Nutrition-wise blog

Limit acrylamide in diet

By Jennifer K. Nelson, R.D., L.D. and Katherine Zeratsky, R.D., L.D. June 4, 2008

Last week, the U.S. Food and Drug Administration (FDA) posted new information about acrylamide in food and ways that we can reduce our intake of it. Yikes — has another strange chemical found its way into our foods? Apparently not. Read on.

In 2002, researchers in Sweden found the chemical acrylamide in a variety of carbohydrate-rich foods that are fried or baked at high temperatures. In large doses, this chemical has caused cancer in laboratory animals.

In response to concerns about the potential risk, the FDA began to analyze a variety of U.S. food products for acrylamide. Here's some of what they've found so far:

  • Acrylamide forms from sugars and an amino acid (asparagine — a building block of protein) found naturally in foods that are fried, roasted or baked. This chemical is more likely to increase the longer foods are cooked with these methods, and the higher the temperature. Boiling or steaming of the same foods do not typically result in acrylamide formation.
  • Plant foods such as potatoes, grain products (breads and breakfast cereals, cookies), and coffee are mentioned in the FDA release. Various forms of these foods are typically fried, baked or roasted. They do point out that acrylamide is not typically found in raw plant-based foods, dairy, animal foods (poultry, meat) or seafood.

Hmm ... it seems to me that mankind has been baking and frying foods at high temperatures for a long time. And haven't plant foods including grains, potatoes and coffee been staples? What to do?

The FDA discusses specific foods that are larger sources of acrylamide: French fries, potato chips, breakfast cereals, cookies, toast, and coffee. They do not recommend eliminating these foods from the diet. But, they've come up with some suggestions for a few of these items — namely potatoes, bread and coffee.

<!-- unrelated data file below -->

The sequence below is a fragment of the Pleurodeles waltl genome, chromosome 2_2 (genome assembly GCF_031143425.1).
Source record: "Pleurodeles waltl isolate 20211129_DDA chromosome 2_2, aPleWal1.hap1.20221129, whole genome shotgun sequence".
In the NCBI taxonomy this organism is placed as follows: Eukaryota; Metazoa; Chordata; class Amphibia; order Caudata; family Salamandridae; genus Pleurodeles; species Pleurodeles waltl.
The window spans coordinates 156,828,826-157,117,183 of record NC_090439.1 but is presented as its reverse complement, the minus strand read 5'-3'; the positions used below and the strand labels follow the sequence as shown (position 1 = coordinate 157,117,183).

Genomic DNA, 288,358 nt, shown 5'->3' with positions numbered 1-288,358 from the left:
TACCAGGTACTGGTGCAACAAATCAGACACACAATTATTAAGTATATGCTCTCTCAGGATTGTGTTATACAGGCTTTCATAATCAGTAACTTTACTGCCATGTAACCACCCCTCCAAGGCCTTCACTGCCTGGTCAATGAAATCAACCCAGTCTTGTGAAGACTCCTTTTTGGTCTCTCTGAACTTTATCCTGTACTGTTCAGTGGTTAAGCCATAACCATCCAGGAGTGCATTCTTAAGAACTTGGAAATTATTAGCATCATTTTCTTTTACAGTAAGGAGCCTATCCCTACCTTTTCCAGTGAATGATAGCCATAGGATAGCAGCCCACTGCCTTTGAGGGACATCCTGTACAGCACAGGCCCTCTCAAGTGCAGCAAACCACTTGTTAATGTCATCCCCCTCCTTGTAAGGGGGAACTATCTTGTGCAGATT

For potatoes, boiling or microwaving produces no acrylamide. Frying leads to highest acrylamide formation followed by roasting, then by baking. The darker the potato, the more acrylamide — so avoid cooking until dark brown. They have found that slicing potatoes and soaking them for 30 minutes before frying or roasting reduces acrylamide formation. Interestingly, storing potatoes in the refrigerator can increase formation of acrylamide during cooking.

For bread, if you toast it, toast to a light brown color and avoid "very brown areas."

For coffee, the FDA scientists have not found good ways to reduce acrylamide formation since the beans are roasted before brewing. (I hope that these scientists are working hard on this!)

My take? This acrylamide issue is something that will stay on my radar. There seems to be a commitment to continue research on this. From a practical standpoint I agree with the FDA — it's too early to eliminate a whole class of food (grain products), potatoes, and coffee from my diet. There are a few simple things I can do however.

I'll choose less processed cereals, and ones that I can cook (like oatmeal) more often. Toast — light brown. I'll continue to limit those French fries and chips (and entirely stop eating the brown crunchy ones). More often I'll boil or microwave the spuds and definitely take those taters out of the fridge (store them in a cool dark place). Maybe a lighter roast coffee.

It seems like almost every day more and more alerts like this come out. I'm reassured that they seem to reinforce similar messages: vary the diet, eat fewer highly processed foods, emphasize plant foods.

Thoughts? Confused by these food alerts? I'd like to hear your take.

33 Comments Posted

Jun. 04, 2008